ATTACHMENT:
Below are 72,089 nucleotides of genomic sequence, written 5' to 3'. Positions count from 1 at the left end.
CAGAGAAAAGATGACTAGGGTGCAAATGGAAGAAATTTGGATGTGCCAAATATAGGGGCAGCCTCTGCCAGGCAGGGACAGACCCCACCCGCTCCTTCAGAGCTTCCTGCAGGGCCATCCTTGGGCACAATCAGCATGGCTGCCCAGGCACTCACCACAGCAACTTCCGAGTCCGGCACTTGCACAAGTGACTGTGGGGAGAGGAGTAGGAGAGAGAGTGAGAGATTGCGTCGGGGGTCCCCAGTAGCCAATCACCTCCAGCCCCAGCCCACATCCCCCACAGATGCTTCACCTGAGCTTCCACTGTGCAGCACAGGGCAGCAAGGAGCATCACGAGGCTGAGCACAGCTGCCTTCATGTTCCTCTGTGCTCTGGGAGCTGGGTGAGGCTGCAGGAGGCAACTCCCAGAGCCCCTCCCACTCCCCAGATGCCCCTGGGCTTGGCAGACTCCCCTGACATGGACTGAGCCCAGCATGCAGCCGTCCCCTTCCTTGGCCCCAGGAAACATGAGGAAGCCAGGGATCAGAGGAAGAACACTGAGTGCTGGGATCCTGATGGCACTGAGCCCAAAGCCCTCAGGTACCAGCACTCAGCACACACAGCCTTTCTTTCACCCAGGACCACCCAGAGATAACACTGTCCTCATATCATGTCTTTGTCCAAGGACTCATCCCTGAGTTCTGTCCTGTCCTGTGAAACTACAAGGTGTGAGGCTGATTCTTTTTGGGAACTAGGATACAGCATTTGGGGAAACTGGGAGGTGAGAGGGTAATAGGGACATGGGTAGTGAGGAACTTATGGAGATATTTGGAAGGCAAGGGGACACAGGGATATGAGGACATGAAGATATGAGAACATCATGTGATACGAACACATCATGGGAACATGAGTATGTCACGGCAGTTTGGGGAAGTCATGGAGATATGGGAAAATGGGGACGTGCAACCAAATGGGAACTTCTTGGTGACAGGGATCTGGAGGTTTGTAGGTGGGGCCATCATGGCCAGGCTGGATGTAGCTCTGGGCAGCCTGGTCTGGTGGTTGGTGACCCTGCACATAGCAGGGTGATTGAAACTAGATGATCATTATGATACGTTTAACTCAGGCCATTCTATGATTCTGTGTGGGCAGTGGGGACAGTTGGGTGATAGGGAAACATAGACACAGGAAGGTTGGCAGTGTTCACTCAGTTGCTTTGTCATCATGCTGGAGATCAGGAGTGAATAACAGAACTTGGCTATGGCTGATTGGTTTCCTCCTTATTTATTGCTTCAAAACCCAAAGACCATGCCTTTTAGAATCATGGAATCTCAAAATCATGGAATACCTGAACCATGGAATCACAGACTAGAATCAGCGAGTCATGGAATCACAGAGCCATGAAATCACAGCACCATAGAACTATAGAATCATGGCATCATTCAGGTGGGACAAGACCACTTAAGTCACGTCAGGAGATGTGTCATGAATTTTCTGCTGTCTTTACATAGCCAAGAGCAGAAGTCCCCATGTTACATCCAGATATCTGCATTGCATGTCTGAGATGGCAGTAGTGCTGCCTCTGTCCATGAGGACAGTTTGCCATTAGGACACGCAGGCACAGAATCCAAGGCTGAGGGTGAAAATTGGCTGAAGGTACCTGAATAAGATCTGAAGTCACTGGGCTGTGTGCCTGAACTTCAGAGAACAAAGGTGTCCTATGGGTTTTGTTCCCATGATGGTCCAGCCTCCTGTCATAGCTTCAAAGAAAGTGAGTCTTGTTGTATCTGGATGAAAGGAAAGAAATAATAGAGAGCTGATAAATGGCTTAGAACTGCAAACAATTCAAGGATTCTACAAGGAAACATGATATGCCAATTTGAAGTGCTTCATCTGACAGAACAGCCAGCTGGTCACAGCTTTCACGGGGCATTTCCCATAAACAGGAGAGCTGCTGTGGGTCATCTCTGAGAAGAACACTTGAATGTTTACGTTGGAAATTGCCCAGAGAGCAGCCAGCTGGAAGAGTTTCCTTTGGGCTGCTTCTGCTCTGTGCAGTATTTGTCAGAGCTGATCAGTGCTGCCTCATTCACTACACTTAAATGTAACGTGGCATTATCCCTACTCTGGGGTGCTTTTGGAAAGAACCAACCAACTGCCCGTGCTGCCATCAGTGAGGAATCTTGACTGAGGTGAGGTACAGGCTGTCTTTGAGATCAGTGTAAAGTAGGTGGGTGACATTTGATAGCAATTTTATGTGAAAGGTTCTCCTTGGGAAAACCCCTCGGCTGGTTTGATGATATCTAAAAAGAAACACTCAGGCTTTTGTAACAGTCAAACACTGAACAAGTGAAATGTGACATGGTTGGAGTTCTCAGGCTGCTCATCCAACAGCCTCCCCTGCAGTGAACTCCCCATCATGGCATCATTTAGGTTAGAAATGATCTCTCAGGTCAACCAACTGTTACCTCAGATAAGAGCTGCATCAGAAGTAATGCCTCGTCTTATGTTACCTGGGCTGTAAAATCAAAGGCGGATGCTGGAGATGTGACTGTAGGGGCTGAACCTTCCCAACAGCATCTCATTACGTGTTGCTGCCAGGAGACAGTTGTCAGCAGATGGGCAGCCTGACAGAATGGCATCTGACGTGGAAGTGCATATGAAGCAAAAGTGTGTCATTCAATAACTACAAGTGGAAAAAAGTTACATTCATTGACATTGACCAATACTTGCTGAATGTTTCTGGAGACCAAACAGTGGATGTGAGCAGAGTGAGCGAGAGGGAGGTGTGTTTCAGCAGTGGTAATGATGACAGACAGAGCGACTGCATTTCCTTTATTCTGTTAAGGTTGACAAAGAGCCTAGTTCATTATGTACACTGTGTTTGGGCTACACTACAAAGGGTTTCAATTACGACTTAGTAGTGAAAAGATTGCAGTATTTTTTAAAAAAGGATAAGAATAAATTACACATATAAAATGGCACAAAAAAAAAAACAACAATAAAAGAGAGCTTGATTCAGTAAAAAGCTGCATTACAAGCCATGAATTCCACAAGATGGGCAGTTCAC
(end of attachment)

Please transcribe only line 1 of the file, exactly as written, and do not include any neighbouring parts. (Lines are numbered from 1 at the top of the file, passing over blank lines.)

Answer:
Below are 72,089 nucleotides of genomic sequence, written 5' to 3'. Positions count from 1 at the left end.